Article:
Letter from Benjamin Jennings Seward to William Henry Seward, August 10, 1836

  • Posted on: 10 March 2016
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Letter from Benjamin Jennings Seward to William Henry Seward, August 10, 1836



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Distributor:Seward Family Papers Project

Institution:University of Rochester

Repository:Rare Books and Special Collections


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Letter from Benjamin Jennings Seward to William Henry Seward, August 10, 1836

action: sent

sender: Benjamin Seward
Birth: 1793-08-23  Death: 1841-02-24

location: Chicago, IL

receiver: William Seward
Birth: 1801-05-16  Death: 1872-10-10

location: Auburn, NY

transcription: gew 

revision: mhr 2015-10-08

Page 1

Chicago Augst 10. 1836
My dear Brother,
Never was a man more disappointed
in a letter, than I, in your last. I thought
mine had been everything that was conciliating
& satisfactory & dreamed not that it might by
any possibility bring an answer shewing increas-
ed irritation. But I see that I am still
wholly misunderstood.
I wrote you to ask some pecuniary
Relating to money • Consisting of money •
and such advise as upon personal intercourse you
might give me – and also that you would bring
Birth: 1805-09-24 Death: 1865-06-21
with you on a visit to our place. You
answered me that your resources were so fully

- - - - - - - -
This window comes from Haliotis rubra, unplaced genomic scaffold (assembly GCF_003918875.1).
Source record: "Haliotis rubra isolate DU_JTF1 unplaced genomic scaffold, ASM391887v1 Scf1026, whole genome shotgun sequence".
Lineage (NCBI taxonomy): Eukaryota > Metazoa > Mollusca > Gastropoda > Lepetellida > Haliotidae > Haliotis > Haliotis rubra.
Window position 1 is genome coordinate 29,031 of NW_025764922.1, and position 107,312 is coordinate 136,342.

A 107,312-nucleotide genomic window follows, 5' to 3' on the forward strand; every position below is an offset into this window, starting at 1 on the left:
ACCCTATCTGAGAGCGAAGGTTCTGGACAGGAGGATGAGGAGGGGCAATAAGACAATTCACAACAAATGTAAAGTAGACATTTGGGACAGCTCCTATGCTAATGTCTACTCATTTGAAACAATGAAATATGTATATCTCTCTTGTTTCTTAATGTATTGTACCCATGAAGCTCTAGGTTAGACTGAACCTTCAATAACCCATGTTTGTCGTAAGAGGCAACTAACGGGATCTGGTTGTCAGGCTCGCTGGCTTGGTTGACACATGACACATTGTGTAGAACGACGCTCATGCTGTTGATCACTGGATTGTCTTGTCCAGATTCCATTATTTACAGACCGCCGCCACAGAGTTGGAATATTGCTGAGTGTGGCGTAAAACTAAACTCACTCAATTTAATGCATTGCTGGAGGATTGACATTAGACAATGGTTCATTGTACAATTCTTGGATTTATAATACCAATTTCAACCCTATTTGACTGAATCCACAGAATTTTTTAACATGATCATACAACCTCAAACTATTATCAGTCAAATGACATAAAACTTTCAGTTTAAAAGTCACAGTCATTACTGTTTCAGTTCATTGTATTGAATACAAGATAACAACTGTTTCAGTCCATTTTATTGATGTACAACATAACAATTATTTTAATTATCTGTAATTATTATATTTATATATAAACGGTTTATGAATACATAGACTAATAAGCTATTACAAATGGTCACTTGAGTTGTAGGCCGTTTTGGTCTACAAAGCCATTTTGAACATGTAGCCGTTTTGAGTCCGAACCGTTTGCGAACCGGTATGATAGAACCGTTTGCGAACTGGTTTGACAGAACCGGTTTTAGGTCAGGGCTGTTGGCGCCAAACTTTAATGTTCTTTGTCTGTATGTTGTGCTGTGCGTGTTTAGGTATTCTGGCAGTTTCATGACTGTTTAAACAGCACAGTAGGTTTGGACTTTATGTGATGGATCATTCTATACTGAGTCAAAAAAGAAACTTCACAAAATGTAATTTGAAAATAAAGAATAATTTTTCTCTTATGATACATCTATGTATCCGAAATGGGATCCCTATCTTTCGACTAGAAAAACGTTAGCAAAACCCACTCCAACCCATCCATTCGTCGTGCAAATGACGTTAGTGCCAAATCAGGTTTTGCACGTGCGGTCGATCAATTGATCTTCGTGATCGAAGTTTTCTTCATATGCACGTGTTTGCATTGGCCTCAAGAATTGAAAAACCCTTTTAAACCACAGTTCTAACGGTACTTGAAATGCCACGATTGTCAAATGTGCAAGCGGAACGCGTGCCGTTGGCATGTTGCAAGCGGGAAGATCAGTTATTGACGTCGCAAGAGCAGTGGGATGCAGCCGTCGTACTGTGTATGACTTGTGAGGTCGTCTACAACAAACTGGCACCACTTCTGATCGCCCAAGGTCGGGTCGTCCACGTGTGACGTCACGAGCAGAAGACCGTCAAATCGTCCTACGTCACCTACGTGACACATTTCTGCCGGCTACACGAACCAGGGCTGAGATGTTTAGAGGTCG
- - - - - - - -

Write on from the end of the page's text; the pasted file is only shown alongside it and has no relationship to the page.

in use that you had nothing at command
(and I did not & do not doubt your sincerity)
that your business imperiously required you to
be at home & that Frances health was wholy
inadequate to such a journey as I proposed.
In regard to your duty in attending to your own
business at home in preference to coming out
to attend to mine, – and in regard to a visit
from Francis, I certainly never expected or meant
more than this – that if the state of her health
rendered it necessary for you to leave home with
her, my invitation might be in the way of
leading you to the West in preference to any
other direction – with this additional thought perhaps
that if you were poising the question in your own

[left Margin] Poor Berdan
Birth: 1805-07-04 Death: 1884-08-24
in Jacksonville is turning drunkard so far & so fast that
his friends say
he is gone.
Page 2

mind, whether you should leave home or not, my
letter might fall into the sclale among other
inducements, to help you off. The last
years experiment with Frances – & what you said
of her feebleness, induced me to take such a
view of the of the case at the time –
and when I expressly disclaimed as I did in
my last letter all intention of making the
unreasonable requisition upon you which your
previous letter imputed, judge of my surprize at
the language of your last, accusing me of finding
fault with you for not coming over the
to do me a favour:
I purposely avoided repeating in my last
the only expression in my letter of complaint, this
to which as I suppose you had taken offence.
I did so, because, I sincerely wished that there
might be no interruption to harmonious [ intercoure ]

Alternate Text

Alternate Text: intercourse

between us. It seems needful that I advert
to it here, not for reiteration but for explanation.
I said it was hard for me under my circum-
stances to recieve such a letter from such
a brother. You know me to be struggling to
provide a house, a little one – an humble one for
the residue of my days – a shelter for myself & wife
Birth: 1794-07-23 Death: 1839-10-25
in old age, if spared, & you knew the difficulties
by which I am encompassed in such an effort –
you know my depressed, exiled, repudiated situation
(and though it might not have come into your
recollection at the moment of writing) yet you
knew it all. Time had been when you
could not have seen me thus struggling in
deep waters – the surf threatening me – & heard